If she did succeed in returning, Kiska vowed she would head straight to Agayla’s. If anyone knew what was going on – and what to do – it would be her. Never mind all this insane mumbling of the Return, the Deadhouse, and Shadow. What a tale she had for her aunt!
And ending with:
‘Yes, I will. Thank you, Auntie. Thank you for everything.’
Agayla took her in her arms and hugged her, kissed her brow. ‘Send word soon or I swear I will send you a curse.’
‘Good. Now run. Don’t keep Artan waiting.’
“Don’t keep your boyfriend waiting”. It’s then hard to lift the plot to dramatic intensity when this distance of perception never closes. Brutal fights are witnessed, but so alien and detached (or described through morbid badassness) that they never come real. Threat never getting close if not in a fake way. Kiska never falters, no matter how unbelievable is that behavior even for a prodigious child. Every impossible action or behavior excused by mere exceptionality. Temper, the other POV, is not different. Even here the character is initially very solid and well presented. A paranoid veteran hiding from his past. But all plot points are fortuitous and convenient, and even the flashbacks recount battles between invulnerable champions with a lot of useless redshirts around them. Halfway through the character moves from a well realized one, to click into his functional stereotype. When he exits the story he’s the hero who saved the day whose deeds remain unknown. Close your eyes and shadows become monsters crawling out from under the bed. You wake up, it was a dream. Esslemont fails to play properly with this and switch tone. Everything stays up there, suspended into adolescent mythology. The mythical story described exactly as the cleaned-up myth wants. Nothing being ever threatened or compromised.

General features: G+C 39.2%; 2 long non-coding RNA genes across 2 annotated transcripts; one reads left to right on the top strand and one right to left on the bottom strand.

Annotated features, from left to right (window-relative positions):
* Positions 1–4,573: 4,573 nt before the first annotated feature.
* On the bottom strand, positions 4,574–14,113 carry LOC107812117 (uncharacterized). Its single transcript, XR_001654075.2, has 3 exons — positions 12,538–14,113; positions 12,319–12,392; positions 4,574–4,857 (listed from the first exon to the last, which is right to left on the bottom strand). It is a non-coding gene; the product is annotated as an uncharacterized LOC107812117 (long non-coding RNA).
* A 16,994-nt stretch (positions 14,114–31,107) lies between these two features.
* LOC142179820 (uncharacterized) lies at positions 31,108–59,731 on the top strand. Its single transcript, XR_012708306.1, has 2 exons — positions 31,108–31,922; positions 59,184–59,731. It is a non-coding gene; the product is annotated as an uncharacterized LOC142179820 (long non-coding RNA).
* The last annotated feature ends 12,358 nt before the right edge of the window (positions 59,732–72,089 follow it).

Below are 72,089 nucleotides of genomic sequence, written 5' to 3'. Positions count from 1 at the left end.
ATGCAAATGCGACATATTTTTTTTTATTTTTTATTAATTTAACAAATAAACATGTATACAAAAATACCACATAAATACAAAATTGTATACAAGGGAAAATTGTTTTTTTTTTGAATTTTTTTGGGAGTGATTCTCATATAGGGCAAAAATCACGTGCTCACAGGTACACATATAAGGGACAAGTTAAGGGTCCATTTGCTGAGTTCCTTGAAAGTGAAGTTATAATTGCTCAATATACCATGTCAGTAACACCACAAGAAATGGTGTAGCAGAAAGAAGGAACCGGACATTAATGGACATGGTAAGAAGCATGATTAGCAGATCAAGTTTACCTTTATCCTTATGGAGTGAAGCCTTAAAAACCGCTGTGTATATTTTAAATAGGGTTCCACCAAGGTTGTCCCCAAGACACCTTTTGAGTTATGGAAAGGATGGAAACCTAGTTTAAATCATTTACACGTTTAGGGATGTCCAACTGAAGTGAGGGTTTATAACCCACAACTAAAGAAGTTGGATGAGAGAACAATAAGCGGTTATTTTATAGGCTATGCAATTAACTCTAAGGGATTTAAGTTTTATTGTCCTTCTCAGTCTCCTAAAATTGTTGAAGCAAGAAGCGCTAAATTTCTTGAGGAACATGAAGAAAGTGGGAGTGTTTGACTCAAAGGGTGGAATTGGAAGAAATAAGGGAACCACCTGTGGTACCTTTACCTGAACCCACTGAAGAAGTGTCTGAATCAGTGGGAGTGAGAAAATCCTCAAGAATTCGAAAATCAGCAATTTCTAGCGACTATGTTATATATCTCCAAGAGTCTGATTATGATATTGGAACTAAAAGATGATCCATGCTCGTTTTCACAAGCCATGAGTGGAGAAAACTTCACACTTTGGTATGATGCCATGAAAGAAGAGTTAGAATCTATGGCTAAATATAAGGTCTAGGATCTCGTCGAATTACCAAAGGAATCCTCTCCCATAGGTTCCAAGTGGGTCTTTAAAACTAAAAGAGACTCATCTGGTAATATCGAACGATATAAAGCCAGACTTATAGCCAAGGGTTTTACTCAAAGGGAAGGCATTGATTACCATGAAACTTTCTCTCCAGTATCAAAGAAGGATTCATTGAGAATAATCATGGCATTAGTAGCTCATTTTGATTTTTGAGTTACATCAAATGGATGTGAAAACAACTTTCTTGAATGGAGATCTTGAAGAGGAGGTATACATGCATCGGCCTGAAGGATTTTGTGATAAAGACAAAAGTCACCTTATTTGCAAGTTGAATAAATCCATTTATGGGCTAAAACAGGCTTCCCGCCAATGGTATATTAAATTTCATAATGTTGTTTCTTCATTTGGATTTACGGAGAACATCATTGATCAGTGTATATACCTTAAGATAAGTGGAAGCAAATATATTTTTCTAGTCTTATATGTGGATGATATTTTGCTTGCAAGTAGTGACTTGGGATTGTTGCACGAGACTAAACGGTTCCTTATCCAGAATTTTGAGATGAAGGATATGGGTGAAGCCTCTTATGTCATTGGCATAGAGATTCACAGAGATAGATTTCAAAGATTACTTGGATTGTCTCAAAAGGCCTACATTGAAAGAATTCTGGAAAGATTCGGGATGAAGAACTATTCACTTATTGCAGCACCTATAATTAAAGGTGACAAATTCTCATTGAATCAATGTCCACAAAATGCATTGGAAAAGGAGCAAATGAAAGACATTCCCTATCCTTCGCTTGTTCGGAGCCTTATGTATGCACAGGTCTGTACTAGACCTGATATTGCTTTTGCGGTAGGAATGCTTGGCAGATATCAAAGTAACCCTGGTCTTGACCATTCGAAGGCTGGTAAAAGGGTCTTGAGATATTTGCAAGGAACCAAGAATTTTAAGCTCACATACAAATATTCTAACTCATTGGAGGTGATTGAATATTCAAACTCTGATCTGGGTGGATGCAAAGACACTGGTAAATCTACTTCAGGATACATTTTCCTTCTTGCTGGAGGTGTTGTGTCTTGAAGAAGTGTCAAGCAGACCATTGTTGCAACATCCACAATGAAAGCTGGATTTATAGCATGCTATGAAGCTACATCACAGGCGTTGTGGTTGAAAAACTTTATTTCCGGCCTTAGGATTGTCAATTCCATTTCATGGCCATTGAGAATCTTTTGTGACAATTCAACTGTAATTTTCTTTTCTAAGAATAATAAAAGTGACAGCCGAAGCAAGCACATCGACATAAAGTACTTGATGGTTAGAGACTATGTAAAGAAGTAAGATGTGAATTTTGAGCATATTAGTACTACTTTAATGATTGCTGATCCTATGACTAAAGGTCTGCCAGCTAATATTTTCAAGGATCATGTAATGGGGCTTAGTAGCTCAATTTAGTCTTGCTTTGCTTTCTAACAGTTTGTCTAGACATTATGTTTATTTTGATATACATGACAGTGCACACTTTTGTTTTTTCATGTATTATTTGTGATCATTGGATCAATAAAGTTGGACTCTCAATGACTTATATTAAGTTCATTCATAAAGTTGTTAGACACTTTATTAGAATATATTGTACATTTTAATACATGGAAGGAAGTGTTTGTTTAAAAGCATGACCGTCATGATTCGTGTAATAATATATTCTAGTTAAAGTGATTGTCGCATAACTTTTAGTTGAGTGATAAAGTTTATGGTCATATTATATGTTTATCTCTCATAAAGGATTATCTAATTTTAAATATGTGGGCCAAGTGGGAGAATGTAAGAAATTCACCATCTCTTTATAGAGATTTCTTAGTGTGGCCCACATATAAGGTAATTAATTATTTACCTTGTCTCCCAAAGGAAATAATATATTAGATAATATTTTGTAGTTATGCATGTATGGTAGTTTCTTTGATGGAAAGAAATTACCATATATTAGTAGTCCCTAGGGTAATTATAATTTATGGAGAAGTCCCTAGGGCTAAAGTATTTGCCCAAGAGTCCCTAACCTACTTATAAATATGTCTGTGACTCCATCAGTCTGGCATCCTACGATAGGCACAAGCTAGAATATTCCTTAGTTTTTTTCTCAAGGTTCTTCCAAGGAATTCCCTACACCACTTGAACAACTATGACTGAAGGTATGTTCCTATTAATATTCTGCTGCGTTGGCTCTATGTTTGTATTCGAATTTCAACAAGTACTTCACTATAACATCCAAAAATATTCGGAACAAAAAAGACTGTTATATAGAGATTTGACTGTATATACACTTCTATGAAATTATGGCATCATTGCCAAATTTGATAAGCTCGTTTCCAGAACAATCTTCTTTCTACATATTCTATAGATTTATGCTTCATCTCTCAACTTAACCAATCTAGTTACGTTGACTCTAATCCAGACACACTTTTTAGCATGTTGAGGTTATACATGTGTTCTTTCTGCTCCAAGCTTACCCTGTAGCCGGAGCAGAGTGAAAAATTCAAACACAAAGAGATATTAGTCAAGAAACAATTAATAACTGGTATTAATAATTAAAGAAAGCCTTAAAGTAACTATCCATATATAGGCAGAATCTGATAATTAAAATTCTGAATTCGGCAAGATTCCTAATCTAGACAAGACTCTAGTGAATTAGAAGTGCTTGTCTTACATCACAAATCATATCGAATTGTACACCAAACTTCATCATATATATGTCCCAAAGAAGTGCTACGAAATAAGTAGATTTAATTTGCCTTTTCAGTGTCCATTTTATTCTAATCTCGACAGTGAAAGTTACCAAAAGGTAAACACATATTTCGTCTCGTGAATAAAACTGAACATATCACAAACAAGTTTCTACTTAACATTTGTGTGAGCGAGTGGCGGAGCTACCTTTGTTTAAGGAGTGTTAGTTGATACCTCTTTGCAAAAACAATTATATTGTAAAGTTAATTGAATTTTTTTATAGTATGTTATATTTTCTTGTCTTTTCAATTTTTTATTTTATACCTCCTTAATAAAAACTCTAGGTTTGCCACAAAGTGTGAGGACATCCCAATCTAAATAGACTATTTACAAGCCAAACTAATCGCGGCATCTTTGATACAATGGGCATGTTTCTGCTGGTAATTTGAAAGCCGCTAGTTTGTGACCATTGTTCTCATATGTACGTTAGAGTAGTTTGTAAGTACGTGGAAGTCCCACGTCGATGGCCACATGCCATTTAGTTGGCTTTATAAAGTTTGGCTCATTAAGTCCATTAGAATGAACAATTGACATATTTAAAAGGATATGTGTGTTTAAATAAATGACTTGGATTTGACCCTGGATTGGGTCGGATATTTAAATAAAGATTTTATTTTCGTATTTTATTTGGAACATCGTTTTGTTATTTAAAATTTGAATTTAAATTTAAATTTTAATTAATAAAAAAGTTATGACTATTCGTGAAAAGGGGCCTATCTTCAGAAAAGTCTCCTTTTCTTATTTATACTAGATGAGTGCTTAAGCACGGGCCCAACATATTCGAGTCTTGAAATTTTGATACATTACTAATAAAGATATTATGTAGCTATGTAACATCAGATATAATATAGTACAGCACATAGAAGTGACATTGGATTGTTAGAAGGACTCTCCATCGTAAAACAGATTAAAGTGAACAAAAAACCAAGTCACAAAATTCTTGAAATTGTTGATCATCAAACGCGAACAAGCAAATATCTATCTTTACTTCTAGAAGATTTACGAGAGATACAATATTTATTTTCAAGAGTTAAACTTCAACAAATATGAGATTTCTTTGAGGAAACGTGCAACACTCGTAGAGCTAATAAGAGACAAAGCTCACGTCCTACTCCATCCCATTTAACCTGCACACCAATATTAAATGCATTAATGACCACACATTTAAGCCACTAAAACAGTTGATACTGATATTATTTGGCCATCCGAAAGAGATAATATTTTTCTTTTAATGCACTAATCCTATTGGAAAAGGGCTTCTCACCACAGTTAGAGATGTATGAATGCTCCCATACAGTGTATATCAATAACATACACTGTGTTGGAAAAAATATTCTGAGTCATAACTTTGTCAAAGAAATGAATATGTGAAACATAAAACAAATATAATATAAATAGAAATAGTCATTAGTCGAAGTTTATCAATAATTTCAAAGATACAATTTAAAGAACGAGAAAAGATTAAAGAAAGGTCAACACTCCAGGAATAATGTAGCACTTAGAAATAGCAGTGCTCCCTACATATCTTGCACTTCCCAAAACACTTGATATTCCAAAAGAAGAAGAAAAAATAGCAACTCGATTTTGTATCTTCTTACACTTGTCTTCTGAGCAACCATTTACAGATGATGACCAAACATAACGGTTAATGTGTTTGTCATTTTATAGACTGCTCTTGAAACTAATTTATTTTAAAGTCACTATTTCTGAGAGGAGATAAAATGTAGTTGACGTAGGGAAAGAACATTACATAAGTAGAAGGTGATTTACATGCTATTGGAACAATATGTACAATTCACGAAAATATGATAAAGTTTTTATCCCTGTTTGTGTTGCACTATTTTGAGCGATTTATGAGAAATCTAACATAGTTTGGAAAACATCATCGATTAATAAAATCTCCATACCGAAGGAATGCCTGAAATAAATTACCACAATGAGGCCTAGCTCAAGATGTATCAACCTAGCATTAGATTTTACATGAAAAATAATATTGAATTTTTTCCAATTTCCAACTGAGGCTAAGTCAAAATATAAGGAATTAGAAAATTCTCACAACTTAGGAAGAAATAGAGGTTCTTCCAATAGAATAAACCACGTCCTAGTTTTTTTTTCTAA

The series is not powerful for its mythology and form, but because Erikson, as a writer, instilled meaningfulness into it. Made it relevant for what it has to say and the way it challenges perceptions. But Esslemont doesn’t seem to add something of his own. He delivers the story without delivering a purpose. If Erikson writes to reach far outside mere “escapism”, Esslemont stays strongly rooted into it. The story sits on the surface level, which I guess explains why the fans of Esslemont himself are often those who judge Erikson’s book as overlong and slow. Erikson digs deep on the level of meaning, is concerned about the reason to say something, is tormented for reaching out to the reader and shake him. Esslemont fails to have a drive in this novel. There’s no “necessity” of the narrative intent. Outside the entertainment value, being said or unsaid is the same. Why reading this book? Because it’s still a good read and if you are a Malazan fan you’d want to know more and enjoy the story, but I thought that the mysteries revealed would stay better mysterious and ambiguous. Instead of being revealed so plain. It’s a fun and well executed roller coaster if you enjoy Malazan mythology, but it’s still a roller coaster.